The Rings Of Jupiter

An image of Jupiter with rings.

The Planet Jupiter

Jupiter is the fifth planet from the sun in the Solar System. It is the largest among all the planets. This planet is heavier than the sun and the rest of the planets. In addition, Jupiter is a giant gas planet. It mainly consists of hydrogen gas and helium. Helium makes a quarter its mass. Jupiter has an oblate spheroid shape because of its rapid rotation. Additionally, it is the third brightest planet in the sky at night after Venus and the Moon.

The Rings Of Jupiter

Jupiter has a system of rings known as Jovian ring system or the rings of Jupiter. The rings were first seen by Voyager 1 space probe in 1979. Later in 1990, the scientist called Galileo carried out his research and came up with a complete count of four rings.

The four Jupiter rings are the Main ring, Halo ring, Amalthea gossamer ring, and Thebe gossamer ring. The rings of Jupiter are composed of dust and are faint in appearance.

Classification Of Jupiter's rings

The classification of Jupiter rings depends on size, location, and quality of brightness. The thickest and innermost ring is the Halo Ring. The thin and relatively bright Main Ring follows it. The outermost, thick, and faint Gossamer Rings follow.

The Main Ring

The main ring is relatively thin, narrow, and the brightest among the rings of Jupiter. It has width of 6500km. The inner edge of the main ring remains unmarked by any satellite because it is located 122,500km from the earth.

The main ring’s brightness begins to reduce at 128,600km in forward-scattered light. This happens towards the Adrastean orbit. Jupiter’s brightness increases near the main ring’s center at 126,000km. However, a contrast appears to the inner boundary where the light fades slowly at 120,000km to 124,000km.

The Halo Ring

The Halo ring is vertically thicker and lies deep inside the Jovian ring. At a radius of 122,500km, the Halo ring coincides with the main ring’s inner boundary. The Halo’s vertical extent is not known but its material was detected 10,000km high on the ring’s plane. The shape of the Halo ring resembles a thick torus. The surface brightness of Halo ring is less than that of the main ring.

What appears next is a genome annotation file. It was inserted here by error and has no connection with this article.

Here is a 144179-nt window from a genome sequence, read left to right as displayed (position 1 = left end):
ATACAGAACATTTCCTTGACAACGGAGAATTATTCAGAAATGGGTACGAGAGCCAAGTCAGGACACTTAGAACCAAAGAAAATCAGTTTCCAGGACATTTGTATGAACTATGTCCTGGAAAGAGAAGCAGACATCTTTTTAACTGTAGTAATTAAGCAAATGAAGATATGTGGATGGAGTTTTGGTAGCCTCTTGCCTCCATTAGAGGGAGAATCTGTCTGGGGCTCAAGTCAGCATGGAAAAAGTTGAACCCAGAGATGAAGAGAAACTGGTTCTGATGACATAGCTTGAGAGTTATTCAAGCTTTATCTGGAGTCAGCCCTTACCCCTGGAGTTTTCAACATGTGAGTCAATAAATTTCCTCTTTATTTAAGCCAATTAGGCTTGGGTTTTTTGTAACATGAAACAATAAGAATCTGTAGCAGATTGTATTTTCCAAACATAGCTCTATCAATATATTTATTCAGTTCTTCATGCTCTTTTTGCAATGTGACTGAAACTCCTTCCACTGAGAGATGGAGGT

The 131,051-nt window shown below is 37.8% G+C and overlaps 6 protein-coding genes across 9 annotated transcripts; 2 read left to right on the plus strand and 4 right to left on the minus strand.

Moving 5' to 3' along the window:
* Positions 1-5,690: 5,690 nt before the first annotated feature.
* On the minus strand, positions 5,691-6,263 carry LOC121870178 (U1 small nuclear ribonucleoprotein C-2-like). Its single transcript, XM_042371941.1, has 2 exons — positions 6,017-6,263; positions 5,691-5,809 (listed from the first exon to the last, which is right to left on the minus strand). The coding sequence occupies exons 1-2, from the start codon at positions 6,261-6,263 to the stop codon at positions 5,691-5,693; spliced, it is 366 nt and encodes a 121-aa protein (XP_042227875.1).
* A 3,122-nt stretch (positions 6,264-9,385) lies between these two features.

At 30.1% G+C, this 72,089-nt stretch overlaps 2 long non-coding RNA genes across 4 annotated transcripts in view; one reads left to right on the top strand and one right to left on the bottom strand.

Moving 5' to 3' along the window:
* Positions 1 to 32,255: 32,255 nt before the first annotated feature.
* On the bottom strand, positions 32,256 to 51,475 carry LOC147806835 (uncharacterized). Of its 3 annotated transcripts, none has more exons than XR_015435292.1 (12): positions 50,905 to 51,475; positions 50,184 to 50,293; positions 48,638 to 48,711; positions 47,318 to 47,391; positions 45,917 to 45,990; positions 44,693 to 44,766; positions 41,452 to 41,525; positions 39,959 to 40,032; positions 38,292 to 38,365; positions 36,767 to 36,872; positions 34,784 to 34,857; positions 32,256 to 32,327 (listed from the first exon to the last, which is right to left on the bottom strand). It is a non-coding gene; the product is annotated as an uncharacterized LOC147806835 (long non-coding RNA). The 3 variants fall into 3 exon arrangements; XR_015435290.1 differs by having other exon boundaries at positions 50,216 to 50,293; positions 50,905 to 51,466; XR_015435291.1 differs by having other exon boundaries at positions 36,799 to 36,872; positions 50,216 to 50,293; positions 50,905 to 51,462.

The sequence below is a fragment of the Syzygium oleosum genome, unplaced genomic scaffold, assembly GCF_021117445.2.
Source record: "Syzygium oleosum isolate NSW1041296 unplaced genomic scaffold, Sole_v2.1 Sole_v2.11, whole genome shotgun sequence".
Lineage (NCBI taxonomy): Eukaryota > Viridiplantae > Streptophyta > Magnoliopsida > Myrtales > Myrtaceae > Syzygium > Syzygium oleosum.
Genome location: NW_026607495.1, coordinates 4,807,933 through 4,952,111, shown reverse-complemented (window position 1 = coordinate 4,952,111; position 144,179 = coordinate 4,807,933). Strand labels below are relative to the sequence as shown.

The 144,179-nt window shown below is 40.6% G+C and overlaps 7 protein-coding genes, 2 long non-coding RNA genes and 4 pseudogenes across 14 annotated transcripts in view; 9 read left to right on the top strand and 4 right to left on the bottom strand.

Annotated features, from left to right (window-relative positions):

Amalthea Gossamer Ring

The Amalthea gossamer ring is rectangular and very faint. It stretches from Amalthea orbit at 129,000km to 182,000km. Its thickness is 2300km near Amalthea’s orbit but the size reduces towards the Jupiter planet. The Amalthea gossamer ring is brighter at the bottom and top surfaces. It is also gradually brighter in the direction of Jupiter planet.

Thebe Gossamer Ring

The Thebe ring is very faint and rectangular. Its thickness is 8400 km near Thebe’s orbit but this size reduces towards planet Jupiter’s surface. Thebe gossamer ring is bright both on top and bottom surfaces though it is three times fainter than Amalthea.

Other Planets With Rings

Apart from Jupiter, other planets with rings include Uranus, Neptune and Saturn. Uranus planet has 13 known rings, which are faint. The Epsilon ring is the brightest among the Uranus rings. On the other hand, Saturn planet has seven rings and Neptune has five rings.


More in Environment